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Monday, July 30, 2007

Usability Rule #2: Stick with the K.I.S.S Principle

Keep It Simple, Stupid, or the way I like to phrase it, make the simple things simple and the complex things possible. This is a very common design mistake. Users ask for tons of features and developers work hard at delivering those features, but often times at the expense of a simple to use application.

Of course by simple, I mean "everything should be made as simple as possible, but no simpler" (quote attributed to Albert Einstein). If the interface doesn't make the most common way of performing a task as simple as possible, the interface has failed the user.

An example for good use of this principle is the Remote Desktop connection interface. When you start Remote Desktop, you see a UI with the absolute bare minimum interface for connecting to another computer (figure 1), a single textbox for entering the name of the computer you want to connect to and some buttons to perform what should be easy to understand commands (at least, easy to understand if you know what the application is supposed to do in the first place).

Figure 1: Simple interface for Remote Desktop.
Figure 1: Simple interface for Remote Desktop.

Of course there are a lot of options that you might want to change when connecting to another computer, if you are an advanced user with a special need you can select the Options >> button. This button opens another window (figure 2) that allows you to change the advanced settings of Remote Desktop, you can even save the settings so that you don't need to go through the options dialog again.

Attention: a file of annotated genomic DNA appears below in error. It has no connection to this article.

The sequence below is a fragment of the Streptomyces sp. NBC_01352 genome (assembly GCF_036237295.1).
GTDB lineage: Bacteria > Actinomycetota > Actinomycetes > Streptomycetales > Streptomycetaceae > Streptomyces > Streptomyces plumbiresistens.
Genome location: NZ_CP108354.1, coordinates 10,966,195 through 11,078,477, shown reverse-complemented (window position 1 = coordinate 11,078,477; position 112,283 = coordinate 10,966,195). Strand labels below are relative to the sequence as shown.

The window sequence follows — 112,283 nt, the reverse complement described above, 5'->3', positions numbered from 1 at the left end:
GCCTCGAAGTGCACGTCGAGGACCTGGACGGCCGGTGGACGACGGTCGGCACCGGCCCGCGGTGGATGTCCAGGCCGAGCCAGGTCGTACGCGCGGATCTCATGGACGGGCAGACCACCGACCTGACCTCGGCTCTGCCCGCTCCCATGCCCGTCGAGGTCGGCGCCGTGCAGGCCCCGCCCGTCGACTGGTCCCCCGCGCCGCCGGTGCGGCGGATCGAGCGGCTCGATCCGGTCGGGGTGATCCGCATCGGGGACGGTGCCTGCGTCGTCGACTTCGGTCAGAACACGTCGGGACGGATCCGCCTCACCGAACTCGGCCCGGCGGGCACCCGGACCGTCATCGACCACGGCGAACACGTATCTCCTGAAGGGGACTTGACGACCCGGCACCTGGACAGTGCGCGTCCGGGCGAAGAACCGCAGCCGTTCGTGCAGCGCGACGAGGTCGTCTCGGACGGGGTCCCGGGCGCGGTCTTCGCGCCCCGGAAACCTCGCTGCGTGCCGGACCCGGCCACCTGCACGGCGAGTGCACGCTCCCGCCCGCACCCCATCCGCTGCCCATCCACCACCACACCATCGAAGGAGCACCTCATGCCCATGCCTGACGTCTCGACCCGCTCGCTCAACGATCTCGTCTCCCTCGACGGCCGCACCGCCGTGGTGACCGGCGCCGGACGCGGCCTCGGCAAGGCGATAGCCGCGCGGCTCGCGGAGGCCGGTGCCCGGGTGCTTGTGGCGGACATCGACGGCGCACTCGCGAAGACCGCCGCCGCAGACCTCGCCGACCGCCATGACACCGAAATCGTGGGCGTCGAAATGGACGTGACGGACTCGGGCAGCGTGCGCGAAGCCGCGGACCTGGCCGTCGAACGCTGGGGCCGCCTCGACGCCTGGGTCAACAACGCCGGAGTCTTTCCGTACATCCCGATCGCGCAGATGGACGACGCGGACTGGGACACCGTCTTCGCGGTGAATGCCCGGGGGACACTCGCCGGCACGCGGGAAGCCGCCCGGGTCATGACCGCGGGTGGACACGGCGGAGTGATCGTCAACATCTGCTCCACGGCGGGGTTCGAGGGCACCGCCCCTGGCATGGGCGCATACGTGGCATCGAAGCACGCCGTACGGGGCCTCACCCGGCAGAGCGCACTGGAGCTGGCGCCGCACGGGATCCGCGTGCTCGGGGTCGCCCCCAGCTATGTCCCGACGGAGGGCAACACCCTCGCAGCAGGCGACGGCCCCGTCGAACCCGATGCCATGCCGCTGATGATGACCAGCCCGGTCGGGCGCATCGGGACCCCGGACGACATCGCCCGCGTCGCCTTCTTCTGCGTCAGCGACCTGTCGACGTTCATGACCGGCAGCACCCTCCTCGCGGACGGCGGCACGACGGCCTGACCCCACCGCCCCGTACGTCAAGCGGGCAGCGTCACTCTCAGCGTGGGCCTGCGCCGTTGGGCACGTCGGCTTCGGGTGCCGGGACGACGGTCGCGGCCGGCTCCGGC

Figure 2: Complex interface for Remote Desktop.
Figure 2: Complex interface for Remote Desktop.

The term for this type of interface is progressive disclosure which simply means removing less frequently used interface elements from the primary screen while still providing a means of accessing those elements. This can be in the form of a secondary screen, such as in Remote Desktop, collapsing regions, or providing an Advanced tab within a tabbed interface (this can be seen in the options dialog in the Remote Desktop screenshot, figure 2).

If you want to see how not to design a UI, take a look at Bulk Rename Utility (figure 3). It seems to provide every possible option on the main form, regardless of how often it is used. Bulk Rename Utility is a useful tool intended for computer savvy people who can probably overlook a bad UI if it provides the features they need, but you would never want to put a UI like this in front of a technophobe.

Figure 3: Overly complex interface for Bulk Rename Utility.

So how do you know what the simplest interface is for the user? Asking the users is certainly a good start, though not entirely reliable (the mind has a tendency to assign equal importance to exceptional cases and common ones). Other methods include watching the user actually performing the task and logging feature usage and analyzing the results. Feature logging will probably result in the most comprehensive and accurate view of the current system, but it requires you to have a system in place already and for your users to be willing to share the information that is being logged.

By keeping the interface as simple as possible, the user is able to accomplish the task quicker with higher accuracy, less training, and fewer support calls. By providing a simple interface with the ability to perform more complex tasks you have taken nothing away from the user except a barrier to using the application.

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